Congress Debates Renewal of National Cyber Director RoleLegislation Calls for Creating Cybersecurity Office at White House With Staff of Up to 100
The U.S. should restore the position of cybersecurity coordinator at the White House because the number of threats against the nation is increasing, several security experts testified this week at a House hearing. But some Republicans question whether the move would create unnecessary bureaucracy.
See Also: The Department of Defense Faces Risk
The U.S. House Committee on Oversight and Reform hearing on the nation's cybersecurity preparedness included discussion of a bipartisan bill introduced in June that calls for creation of a national cyber director role within the White House - a position eliminated by the Trump administration in 2018.
Cybersecurity experts testified that the cyber director role is necessary to help mitigate threats and coordinate strategy across all federal agencies.
"Unfortunately, as a nation we still remain woefully underprepared to deal with this ongoing and serious [cyber] conflict," Jamil Jaffer, the founder and executive director of the National Security Institute, told the committee. "It is estimated that the cyber-enabled economic warfare conducted by China - primarily focused on the U.S. private sector - drains private companies of billions of dollars a year, with total damage estimates running well into the trillions of dollars."
Under the pending legislation, called The National Cyber Director Act, the director would act as the president's principal adviser on cybersecurity (see: Commission Calls for Revamping US Cybersecurity).
"A challenge as complex and pervasive as cybersecurity requires that our government be strategic, organized and ready," says Rep. Carolyn Maloney, D-N.Y., chairwoman of the House committee and a co-sponsor of the legislation. Creating the cyber director position would help ensure the federal government can swiftly respond to cyberattacks, she added.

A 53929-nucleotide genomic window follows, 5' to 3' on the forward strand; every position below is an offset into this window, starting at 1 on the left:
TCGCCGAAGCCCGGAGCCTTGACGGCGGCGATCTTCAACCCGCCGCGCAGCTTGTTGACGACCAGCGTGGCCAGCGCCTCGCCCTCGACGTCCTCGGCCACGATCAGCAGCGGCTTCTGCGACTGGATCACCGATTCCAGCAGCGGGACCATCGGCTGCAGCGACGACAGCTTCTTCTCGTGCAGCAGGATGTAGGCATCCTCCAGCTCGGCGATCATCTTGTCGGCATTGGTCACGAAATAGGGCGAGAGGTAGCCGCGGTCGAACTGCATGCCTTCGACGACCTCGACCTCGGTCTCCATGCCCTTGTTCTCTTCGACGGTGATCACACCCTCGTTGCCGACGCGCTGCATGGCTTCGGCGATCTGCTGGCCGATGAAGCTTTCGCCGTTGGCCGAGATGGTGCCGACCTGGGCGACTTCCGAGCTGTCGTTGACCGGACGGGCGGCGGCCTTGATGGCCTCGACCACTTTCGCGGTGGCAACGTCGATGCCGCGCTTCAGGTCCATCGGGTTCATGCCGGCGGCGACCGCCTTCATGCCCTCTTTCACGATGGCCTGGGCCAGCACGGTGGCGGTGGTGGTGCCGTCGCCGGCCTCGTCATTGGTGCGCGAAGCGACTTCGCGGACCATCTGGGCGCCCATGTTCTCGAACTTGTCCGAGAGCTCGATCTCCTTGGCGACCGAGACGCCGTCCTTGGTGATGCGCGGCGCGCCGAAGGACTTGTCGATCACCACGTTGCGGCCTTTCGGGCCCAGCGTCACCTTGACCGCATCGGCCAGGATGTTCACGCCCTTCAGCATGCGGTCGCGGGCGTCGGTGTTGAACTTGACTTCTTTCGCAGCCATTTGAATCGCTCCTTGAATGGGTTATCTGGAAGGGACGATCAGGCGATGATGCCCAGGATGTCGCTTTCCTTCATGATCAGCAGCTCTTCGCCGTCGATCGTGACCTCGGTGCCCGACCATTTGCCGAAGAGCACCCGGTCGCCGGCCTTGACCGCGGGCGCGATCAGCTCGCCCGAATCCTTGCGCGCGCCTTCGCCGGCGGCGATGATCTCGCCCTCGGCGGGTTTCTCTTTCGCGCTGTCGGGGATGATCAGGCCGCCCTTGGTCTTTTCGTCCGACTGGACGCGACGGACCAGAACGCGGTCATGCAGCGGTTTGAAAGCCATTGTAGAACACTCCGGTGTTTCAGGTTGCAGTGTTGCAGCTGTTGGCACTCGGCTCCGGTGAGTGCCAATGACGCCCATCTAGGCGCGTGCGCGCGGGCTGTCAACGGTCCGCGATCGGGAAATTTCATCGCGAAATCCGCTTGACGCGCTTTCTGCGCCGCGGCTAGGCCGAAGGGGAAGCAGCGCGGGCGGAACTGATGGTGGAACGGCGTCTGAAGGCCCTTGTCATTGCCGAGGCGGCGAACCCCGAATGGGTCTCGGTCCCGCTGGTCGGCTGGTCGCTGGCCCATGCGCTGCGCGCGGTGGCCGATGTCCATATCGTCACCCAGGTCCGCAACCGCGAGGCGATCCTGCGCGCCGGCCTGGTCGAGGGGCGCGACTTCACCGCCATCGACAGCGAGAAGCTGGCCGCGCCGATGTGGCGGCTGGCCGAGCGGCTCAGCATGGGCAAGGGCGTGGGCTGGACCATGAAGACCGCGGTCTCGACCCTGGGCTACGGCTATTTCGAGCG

Another co-sponsor of the bill, Rep. Mike Gallagher, R-Wis., noted that under the legislation, the Office of the National Cyber Director would be staffed with 75 to 100 employees, enabling the federal government to create a comprehensive cybersecurity strategy.
Some committee members, however, including Rep. James Comer, R-Ky., expressed concern that creating that new office would add an unnecessary layer of bureaucracy.
"We cannot afford to introduce inefficiencies or bureaucratic hurdles to the government's ability to respond to a national cybersecurity incident in real time," Comer said, according to The Hill.
Securing Critical Infrastructure
The committee also heard from Amit Yoran, CEO of cybersecurity firm Tenable, who pointed to a 2019 report by the company that found 90% of critical infrastructure operators stated their environments had been damaged by at least one cyberattack over the past two years, with 62% experiencing two or more attacks.
"The impacts here could vary greatly, which is why we need a systemic understanding of risk and why a national cyber director needs to work closely with the regulatory agencies that do exist," Yoran said.
A new cybersecurity office at the White House would help to ensure oversight of security throughout the government and enable better deployment of government cyber resources, Yoran testified.
This week's hearing took place the same day that several high-profile Twitter accounts - including those of Democratic presidential candidate Joe Biden and former President Barack Obama - were hijacked to propagate a cryptocurrency scam (see: Several Prominent Twitter Accounts Hijacked in Cryptocurrency Scam).
At a June hearing conducted by another House panel, experts warned that financial institutions are not equipped to mitigate the latest cyberthreats - including hacking campaigns, ransomware attacks, cryptojacking, intellectual property theft and business email compromise schemes - that have surged during the COVID-19 crisis (see: Congress Hears of Fresh Cyberthreats to US Financial Firms).